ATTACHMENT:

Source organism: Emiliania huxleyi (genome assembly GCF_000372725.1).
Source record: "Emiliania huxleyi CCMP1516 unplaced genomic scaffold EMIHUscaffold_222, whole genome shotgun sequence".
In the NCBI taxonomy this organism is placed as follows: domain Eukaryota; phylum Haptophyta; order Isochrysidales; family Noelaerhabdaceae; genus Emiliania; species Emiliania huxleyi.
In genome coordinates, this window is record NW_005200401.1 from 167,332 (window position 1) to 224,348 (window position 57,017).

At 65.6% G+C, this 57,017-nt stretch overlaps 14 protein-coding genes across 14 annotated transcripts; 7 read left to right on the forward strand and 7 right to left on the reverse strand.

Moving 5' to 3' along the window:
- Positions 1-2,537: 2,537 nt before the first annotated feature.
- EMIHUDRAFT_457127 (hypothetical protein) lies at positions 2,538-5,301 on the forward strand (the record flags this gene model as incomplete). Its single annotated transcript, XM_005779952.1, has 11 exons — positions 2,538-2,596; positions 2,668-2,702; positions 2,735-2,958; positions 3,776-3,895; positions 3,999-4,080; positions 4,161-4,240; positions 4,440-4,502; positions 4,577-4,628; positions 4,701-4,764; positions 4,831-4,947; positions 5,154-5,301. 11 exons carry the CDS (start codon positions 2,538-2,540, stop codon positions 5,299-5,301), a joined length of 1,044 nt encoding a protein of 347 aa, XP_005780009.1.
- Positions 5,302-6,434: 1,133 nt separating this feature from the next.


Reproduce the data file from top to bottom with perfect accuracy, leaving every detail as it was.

Source organism: Emiliania huxleyi (genome assembly GCF_000372725.1).
Source record: "Emiliania huxleyi CCMP1516 unplaced genomic scaffold EMIHUscaffold_222, whole genome shotgun sequence".
In the NCBI taxonomy this organism is placed as follows: domain Eukaryota; phylum Haptophyta; order Isochrysidales; family Noelaerhabdaceae; genus Emiliania; species Emiliania huxleyi.
In genome coordinates, this window is record NW_005200401.1 from 167,332 (window position 1) to 224,348 (window position 57,017).

At 65.6% G+C, this 57,017-nt stretch overlaps 14 protein-coding genes across 14 annotated transcripts; 7 read left to right on the forward strand and 7 right to left on the reverse strand.

Moving 5' to 3' along the window:
- Positions 1-2,537: 2,537 nt before the first annotated feature.
- EMIHUDRAFT_457127 (hypothetical protein) lies at positions 2,538-5,301 on the forward strand (the record flags this gene model as incomplete). Its single annotated transcript, XM_005779952.1, has 11 exons — positions 2,538-2,596; positions 2,668-2,702; positions 2,735-2,958; positions 3,776-3,895; positions 3,999-4,080; positions 4,161-4,240; positions 4,440-4,502; positions 4,577-4,628; positions 4,701-4,764; positions 4,831-4,947; positions 5,154-5,301. 11 exons carry the CDS (start codon positions 2,538-2,540, stop codon positions 5,299-5,301), a joined length of 1,044 nt encoding a protein of 347 aa, XP_005780009.1.
- Positions 5,302-6,434: 1,133 nt separating this feature from the next.